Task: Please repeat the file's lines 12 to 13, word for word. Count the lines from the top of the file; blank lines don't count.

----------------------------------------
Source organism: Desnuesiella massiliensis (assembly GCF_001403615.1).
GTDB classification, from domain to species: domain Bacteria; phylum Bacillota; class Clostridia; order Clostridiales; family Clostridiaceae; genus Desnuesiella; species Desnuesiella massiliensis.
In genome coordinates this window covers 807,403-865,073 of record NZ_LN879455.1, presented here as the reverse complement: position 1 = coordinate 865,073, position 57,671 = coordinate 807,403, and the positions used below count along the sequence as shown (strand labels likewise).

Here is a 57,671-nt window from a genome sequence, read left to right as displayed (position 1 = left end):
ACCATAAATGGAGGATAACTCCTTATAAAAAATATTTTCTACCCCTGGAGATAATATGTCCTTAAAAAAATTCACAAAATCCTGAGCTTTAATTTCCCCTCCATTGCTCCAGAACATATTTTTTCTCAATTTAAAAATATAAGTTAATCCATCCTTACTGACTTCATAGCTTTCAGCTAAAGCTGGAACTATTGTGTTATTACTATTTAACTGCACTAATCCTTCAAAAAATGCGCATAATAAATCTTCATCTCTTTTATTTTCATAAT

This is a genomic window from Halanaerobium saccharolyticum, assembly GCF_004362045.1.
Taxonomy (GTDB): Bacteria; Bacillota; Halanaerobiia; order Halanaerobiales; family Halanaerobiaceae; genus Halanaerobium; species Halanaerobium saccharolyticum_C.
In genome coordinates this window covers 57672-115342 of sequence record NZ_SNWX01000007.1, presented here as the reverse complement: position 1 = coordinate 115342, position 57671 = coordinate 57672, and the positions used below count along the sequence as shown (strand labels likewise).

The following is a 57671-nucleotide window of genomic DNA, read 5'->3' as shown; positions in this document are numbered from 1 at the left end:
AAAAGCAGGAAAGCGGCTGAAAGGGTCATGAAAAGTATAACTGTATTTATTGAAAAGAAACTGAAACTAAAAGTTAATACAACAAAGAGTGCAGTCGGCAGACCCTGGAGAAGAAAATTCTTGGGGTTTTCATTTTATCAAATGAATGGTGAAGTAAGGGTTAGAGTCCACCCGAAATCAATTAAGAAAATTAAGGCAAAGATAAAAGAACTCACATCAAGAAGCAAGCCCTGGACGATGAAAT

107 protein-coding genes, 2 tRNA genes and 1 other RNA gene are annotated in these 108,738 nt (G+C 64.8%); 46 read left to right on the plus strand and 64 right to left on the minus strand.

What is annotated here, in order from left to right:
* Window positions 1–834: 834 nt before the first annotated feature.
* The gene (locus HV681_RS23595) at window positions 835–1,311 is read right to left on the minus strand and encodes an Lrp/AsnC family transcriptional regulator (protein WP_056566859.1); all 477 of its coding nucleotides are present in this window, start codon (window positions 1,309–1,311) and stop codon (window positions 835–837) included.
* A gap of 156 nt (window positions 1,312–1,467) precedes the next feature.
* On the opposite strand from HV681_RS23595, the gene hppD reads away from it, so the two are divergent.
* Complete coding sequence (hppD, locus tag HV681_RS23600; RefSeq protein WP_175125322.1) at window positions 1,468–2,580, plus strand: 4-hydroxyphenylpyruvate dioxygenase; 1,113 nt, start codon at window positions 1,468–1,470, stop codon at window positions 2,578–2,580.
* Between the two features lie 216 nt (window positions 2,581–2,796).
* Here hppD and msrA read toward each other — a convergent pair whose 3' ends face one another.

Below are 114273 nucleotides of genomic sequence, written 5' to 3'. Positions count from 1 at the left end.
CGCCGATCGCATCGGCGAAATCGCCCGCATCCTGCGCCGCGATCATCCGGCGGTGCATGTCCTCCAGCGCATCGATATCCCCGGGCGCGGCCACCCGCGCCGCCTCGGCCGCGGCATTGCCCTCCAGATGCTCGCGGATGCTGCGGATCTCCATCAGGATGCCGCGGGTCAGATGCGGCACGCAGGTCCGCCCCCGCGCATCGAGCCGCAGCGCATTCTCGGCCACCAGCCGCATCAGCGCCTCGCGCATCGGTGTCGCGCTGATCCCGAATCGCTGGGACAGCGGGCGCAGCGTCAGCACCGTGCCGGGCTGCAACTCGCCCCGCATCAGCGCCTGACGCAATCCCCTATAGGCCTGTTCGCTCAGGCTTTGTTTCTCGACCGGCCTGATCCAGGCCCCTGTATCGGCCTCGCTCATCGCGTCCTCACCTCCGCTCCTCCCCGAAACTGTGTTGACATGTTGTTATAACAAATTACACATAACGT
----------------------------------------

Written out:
What is annotated here, in order from left to right:
* Window positions 1–834: 834 nt before the first annotated feature.